It’s not uncommon for brand advocates within marketing teams or agencies to butt heads with user experience teams. A typical conflict scenario involves the marketing team insisting on use of visual language, copy, or product behaviors that support the company’s brand personality, even when these branded approaches don’t follow user expectations. By necessity UX teams, which have traditionally been housed in product development, find themselves becoming advocates for their users. But these conflict scenarios wouldn’t exist if brand advocates realized that UX teams are laying critical groundwork for them.
Tension exists when marketing teams don’t understand the brand currency of UX.
When UX teams live in development or design silos, their value can be underestimated. While many marketing professionals understand UX value at the product level — ensuring that a product functions well for users — there’s a bigger picture to consider. As users interact with a product, their product experiences shape their perceptions of the brand. When that cumulative experience is exceptionally wonderful, they perceive the brand positively. When the cumulative experience is negative, so is the perception of the brand. Therefore, it follows that every positive user experience is a contribution toward brand value.
Cumulative User Experiences = Brand Perception
UX is a brand-building tool.
Product development is not the only arena where UX teams can add value to the brand. User experiences with the brand during product research and evaluation set expectations for product and company performance. In the case of poor experiences with advertising, marketing or sales interactions, the prospect may never progress deeper into the sales funnel. But when UX principles are applied to the early stages of the sales funnel, there are opportunities to accumulate more positive, brand-building experiences. Conversely, if user experiences at the top of the funnel are positive, but the product doesn’t live up to expectations, the disjointed experience can lead to customer attrition. Utilizing UX best practices at all stages of the customer’s journey is critical to building a strong brand.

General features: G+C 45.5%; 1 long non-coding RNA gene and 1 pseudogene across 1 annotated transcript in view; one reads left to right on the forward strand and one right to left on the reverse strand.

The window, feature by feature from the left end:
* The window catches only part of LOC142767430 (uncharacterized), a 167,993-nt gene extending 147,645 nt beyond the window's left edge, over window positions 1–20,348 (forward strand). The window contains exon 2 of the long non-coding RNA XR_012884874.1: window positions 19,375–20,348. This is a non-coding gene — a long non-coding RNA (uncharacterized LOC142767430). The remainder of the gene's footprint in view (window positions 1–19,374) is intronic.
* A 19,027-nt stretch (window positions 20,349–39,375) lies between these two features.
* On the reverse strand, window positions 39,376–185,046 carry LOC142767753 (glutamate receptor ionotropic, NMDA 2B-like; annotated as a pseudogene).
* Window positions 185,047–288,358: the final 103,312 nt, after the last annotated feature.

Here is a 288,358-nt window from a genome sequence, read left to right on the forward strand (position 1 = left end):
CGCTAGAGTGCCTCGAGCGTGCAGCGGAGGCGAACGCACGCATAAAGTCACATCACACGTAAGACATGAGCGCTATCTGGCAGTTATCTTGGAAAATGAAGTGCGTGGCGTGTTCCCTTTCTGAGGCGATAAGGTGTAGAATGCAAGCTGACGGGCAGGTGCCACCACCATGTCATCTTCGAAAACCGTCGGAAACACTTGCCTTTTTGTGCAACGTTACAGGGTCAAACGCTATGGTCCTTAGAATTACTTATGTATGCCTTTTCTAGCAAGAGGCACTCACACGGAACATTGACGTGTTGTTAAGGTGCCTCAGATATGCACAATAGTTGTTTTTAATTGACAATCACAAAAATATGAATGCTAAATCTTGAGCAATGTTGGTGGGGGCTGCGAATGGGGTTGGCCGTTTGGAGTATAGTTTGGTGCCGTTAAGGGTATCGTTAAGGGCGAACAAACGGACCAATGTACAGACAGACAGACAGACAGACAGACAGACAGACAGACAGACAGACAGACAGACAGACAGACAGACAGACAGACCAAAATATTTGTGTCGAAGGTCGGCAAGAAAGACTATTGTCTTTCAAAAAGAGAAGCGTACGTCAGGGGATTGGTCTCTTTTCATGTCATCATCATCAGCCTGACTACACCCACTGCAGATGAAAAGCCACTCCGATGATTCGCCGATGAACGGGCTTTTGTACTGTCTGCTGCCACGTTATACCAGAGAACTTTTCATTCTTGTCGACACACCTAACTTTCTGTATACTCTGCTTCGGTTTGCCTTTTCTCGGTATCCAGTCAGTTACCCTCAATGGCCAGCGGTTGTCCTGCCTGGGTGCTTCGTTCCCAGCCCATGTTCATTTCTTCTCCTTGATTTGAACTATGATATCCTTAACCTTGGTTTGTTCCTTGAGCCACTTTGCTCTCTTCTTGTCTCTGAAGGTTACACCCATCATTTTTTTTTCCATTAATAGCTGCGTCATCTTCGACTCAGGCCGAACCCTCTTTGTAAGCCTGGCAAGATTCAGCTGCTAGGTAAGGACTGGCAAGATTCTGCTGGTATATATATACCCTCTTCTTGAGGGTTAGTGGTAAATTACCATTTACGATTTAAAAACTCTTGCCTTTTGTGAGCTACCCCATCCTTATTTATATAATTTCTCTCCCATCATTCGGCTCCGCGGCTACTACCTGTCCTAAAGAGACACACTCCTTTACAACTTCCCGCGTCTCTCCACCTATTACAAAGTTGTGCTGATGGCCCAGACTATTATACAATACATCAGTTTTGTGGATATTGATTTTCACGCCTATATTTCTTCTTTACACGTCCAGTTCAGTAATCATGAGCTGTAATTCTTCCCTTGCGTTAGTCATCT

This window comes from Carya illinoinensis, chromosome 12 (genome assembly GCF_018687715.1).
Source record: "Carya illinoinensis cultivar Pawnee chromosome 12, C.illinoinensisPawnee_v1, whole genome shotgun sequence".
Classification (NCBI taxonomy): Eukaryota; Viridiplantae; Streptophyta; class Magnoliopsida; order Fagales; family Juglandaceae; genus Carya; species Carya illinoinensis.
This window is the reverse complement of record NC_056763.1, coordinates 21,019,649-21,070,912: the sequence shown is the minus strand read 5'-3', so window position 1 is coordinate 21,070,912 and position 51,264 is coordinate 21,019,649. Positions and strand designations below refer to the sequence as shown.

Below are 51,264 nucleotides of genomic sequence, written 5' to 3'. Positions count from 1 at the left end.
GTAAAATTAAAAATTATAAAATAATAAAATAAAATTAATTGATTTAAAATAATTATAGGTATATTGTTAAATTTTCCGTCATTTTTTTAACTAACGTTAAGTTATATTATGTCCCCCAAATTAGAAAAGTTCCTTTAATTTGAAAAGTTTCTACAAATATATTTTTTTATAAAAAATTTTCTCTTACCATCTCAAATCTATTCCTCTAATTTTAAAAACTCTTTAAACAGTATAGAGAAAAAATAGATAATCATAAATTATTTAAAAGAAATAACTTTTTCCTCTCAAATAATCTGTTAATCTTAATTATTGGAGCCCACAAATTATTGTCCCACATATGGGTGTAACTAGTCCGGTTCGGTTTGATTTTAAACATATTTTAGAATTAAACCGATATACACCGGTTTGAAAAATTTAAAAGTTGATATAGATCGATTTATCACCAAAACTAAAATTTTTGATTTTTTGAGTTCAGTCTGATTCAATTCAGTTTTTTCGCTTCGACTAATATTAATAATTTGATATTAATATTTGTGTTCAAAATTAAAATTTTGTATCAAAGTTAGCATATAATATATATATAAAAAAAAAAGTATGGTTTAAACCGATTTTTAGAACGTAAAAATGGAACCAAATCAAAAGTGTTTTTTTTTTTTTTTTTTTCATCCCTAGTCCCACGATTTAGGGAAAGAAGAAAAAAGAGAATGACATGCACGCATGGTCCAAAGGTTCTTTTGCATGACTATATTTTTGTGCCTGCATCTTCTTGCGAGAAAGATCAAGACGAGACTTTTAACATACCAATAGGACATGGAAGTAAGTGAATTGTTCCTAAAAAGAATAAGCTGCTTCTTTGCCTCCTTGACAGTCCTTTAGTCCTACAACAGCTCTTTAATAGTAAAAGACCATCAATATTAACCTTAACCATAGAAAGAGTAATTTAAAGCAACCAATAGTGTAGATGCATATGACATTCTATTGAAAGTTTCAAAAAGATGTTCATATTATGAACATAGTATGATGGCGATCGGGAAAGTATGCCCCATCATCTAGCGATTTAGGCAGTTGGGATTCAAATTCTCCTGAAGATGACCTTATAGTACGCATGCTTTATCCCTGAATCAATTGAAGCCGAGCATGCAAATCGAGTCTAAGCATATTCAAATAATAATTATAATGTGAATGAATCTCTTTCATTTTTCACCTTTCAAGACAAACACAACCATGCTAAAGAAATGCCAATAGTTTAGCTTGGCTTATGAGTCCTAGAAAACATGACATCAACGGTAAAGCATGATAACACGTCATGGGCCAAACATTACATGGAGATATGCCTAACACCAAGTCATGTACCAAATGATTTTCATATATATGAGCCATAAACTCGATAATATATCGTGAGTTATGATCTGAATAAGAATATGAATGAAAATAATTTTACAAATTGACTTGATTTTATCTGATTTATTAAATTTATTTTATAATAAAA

Bring marketing and UX together to build the brand.
When UX and brand teams collaborate, that’s when the magic happens. The UX team lays a strong foundation for the brand — architecture and functionality that generate well-pleased users. The brand team adds the more unique dimensions of the brand’s personality, such as tone and style, in a way that doesn’t damage the underlying foundation. It takes the contributions of both teams to build a brand that will last.
This article was originally published on my previous blog, https://speakorlisten.wordpress.com/.